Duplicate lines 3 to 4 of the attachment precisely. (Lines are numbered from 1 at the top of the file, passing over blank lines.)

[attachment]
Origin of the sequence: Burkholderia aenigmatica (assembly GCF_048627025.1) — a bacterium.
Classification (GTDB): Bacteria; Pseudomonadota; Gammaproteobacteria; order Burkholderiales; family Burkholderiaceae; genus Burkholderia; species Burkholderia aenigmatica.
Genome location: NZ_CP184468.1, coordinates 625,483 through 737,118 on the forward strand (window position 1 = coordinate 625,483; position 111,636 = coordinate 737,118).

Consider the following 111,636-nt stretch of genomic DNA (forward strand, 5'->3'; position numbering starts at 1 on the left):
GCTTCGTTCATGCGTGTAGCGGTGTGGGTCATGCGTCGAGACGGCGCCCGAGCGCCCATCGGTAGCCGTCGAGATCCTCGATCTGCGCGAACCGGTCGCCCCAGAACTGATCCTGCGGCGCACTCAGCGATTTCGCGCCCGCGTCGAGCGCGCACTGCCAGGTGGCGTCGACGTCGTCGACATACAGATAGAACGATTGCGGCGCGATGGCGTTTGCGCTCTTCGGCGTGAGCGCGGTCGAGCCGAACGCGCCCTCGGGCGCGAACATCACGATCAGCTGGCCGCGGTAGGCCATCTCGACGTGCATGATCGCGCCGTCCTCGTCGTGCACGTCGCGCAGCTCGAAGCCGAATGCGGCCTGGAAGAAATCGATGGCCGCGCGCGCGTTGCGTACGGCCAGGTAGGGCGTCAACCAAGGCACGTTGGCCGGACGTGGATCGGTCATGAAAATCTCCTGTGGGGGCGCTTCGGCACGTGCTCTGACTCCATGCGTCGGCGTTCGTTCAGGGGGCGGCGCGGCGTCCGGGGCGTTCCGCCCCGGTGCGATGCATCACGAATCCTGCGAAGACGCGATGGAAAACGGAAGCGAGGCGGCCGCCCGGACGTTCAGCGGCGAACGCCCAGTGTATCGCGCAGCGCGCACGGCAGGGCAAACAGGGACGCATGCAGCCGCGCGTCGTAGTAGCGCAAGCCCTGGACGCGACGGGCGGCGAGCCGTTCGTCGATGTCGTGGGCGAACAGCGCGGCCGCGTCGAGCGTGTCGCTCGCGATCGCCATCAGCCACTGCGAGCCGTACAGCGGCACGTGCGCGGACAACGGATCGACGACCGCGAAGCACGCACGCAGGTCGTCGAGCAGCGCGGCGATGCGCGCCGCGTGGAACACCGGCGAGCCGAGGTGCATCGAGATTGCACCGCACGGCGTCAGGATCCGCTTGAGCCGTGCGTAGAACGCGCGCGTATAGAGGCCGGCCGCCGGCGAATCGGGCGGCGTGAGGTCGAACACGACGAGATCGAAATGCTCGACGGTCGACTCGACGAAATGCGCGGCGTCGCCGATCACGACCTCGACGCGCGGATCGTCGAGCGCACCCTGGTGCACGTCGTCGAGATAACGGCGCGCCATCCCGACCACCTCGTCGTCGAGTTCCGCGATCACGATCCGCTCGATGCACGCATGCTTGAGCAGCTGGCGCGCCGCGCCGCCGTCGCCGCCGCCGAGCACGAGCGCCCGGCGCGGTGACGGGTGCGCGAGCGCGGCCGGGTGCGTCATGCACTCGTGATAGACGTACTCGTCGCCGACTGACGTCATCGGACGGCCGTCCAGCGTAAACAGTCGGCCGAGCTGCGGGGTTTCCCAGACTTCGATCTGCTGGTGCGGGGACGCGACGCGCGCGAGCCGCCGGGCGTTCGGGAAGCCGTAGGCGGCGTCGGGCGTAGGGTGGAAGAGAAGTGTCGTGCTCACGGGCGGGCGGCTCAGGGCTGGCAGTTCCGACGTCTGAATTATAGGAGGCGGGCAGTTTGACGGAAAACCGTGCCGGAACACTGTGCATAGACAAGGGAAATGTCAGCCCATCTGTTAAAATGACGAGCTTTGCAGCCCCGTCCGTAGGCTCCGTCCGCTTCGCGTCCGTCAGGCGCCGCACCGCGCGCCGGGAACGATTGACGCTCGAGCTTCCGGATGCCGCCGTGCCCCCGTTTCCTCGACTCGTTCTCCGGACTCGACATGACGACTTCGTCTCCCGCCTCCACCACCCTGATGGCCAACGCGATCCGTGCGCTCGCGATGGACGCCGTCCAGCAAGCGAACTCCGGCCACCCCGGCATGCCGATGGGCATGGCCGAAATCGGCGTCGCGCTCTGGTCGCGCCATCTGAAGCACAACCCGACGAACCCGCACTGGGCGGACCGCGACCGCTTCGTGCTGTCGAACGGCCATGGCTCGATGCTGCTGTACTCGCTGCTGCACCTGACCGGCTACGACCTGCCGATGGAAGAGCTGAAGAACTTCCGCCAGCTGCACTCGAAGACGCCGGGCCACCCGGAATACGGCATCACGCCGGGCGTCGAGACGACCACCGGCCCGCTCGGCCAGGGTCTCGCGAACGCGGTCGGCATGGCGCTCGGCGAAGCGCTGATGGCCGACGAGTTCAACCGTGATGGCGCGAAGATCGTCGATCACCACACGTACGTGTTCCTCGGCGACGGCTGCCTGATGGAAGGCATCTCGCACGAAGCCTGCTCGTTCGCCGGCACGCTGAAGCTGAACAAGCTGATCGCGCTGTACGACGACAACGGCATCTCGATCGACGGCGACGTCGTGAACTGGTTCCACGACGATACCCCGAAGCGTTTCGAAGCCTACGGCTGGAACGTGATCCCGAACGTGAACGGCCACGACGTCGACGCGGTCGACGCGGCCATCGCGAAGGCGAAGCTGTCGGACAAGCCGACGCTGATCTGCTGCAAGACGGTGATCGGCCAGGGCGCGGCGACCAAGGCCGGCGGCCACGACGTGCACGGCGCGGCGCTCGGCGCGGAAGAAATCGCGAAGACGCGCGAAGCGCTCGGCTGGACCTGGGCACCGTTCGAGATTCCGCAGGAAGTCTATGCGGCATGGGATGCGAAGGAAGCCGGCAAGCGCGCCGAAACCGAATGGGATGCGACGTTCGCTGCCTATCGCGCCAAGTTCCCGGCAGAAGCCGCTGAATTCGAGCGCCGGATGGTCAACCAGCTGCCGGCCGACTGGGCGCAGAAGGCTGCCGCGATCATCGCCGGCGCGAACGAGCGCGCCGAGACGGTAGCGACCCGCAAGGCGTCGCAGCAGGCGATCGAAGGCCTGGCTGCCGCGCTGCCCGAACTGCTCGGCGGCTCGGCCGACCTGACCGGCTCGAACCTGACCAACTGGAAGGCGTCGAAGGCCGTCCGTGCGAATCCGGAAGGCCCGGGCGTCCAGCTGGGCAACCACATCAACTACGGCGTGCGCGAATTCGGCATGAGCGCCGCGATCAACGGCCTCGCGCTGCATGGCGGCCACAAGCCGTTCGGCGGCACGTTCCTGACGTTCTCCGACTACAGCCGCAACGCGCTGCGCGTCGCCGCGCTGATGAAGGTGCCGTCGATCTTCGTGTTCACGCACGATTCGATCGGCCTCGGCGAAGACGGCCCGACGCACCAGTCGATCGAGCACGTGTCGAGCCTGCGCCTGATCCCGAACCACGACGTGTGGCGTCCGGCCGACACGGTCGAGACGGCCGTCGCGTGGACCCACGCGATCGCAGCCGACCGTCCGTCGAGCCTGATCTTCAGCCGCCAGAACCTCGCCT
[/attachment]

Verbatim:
Genome location: NZ_CP184468.1, coordinates 625,483 through 737,118 on the forward strand (window position 1 = coordinate 625,483; position 111,636 = coordinate 737,118).

Consider the following 111,636-nt stretch of genomic DNA (forward strand, 5'->3'; position numbering starts at 1 on the left):